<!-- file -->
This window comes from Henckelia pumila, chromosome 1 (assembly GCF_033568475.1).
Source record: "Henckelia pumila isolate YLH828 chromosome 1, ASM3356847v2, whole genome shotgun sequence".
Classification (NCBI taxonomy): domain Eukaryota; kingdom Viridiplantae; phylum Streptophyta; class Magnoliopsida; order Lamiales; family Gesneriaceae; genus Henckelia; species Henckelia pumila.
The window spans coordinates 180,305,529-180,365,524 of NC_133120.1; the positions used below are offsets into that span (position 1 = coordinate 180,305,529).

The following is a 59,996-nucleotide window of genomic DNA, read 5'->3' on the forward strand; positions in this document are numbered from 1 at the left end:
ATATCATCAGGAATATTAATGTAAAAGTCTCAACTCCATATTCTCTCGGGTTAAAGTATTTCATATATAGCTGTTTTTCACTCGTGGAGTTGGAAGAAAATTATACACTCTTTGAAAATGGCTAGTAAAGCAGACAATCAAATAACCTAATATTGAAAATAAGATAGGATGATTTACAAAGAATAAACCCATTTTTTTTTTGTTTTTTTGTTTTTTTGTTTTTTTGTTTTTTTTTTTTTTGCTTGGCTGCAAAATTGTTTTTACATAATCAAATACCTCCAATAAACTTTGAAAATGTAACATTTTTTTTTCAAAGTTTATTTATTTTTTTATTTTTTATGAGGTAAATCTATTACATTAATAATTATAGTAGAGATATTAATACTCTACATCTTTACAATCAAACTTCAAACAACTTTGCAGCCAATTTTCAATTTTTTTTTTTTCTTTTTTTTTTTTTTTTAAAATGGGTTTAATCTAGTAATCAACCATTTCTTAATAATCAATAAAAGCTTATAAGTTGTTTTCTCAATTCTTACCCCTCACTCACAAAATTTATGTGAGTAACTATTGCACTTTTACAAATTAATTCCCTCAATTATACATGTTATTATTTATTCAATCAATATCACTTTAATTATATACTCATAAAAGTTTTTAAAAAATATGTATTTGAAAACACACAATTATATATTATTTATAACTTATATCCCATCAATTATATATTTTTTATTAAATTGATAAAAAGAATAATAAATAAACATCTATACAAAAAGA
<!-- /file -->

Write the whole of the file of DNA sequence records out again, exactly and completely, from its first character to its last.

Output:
This window comes from Henckelia pumila, chromosome 1 (assembly GCF_033568475.1).
Source record: "Henckelia pumila isolate YLH828 chromosome 1, ASM3356847v2, whole genome shotgun sequence".
Classification (NCBI taxonomy): domain Eukaryota; kingdom Viridiplantae; phylum Streptophyta; class Magnoliopsida; order Lamiales; family Gesneriaceae; genus Henckelia; species Henckelia pumila.
The window spans coordinates 180,305,529-180,365,524 of NC_133120.1; the positions used below are offsets into that span (position 1 = coordinate 180,305,529).

The following is a 59,996-nucleotide window of genomic DNA, read 5'->3' on the forward strand; positions in this document are numbered from 1 at the left end:
ATATCATCAGGAATATTAATGTAAAAGTCTCAACTCCATATTCTCTCGGGTTAAAGTATTTCATATATAGCTGTTTTTCACTCGTGGAGTTGGAAGAAAATTATACACTCTTTGAAAATGGCTAGTAAAGCAGACAATCAAATAACCTAATATTGAAAATAAGATAGGATGATTTACAAAGAATAAACCCATTTTTTTTTTGTTTTTTTGTTTTTTTGTTTTTTTGTTTTTTTTTTTTTTGCTTGGCTGCAAAATTGTTTTTACATAATCAAATACCTCCAATAAACTTTGAAAATGTAACATTTTTTTTTCAAAGTTTATTTATTTTTTTATTTTTTATGAGGTAAATCTATTACATTAATAATTATAGTAGAGATATTAATACTCTACATCTTTACAATCAAACTTCAAACAACTTTGCAGCCAATTTTCAATTTTTTTTTTTTCTTTTTTTTTTTTTTTTAAAATGGGTTTAATCTAGTAATCAACCATTTCTTAATAATCAATAAAAGCTTATAAGTTGTTTTCTCAATTCTTACCCCTCACTCACAAAATTTATGTGAGTAACTATTGCACTTTTACAAATTAATTCCCTCAATTATACATGTTATTATTTATTCAATCAATATCACTTTAATTATATACTCATAAAAGTTTTTAAAAAATATGTATTTGAAAACACACAATTATATATTATTTATAACTTATATCCCATCAATTATATATTTTTTATTAAATTGATAAAAAGAATAATAAATAAACATCTATACAAAAAGA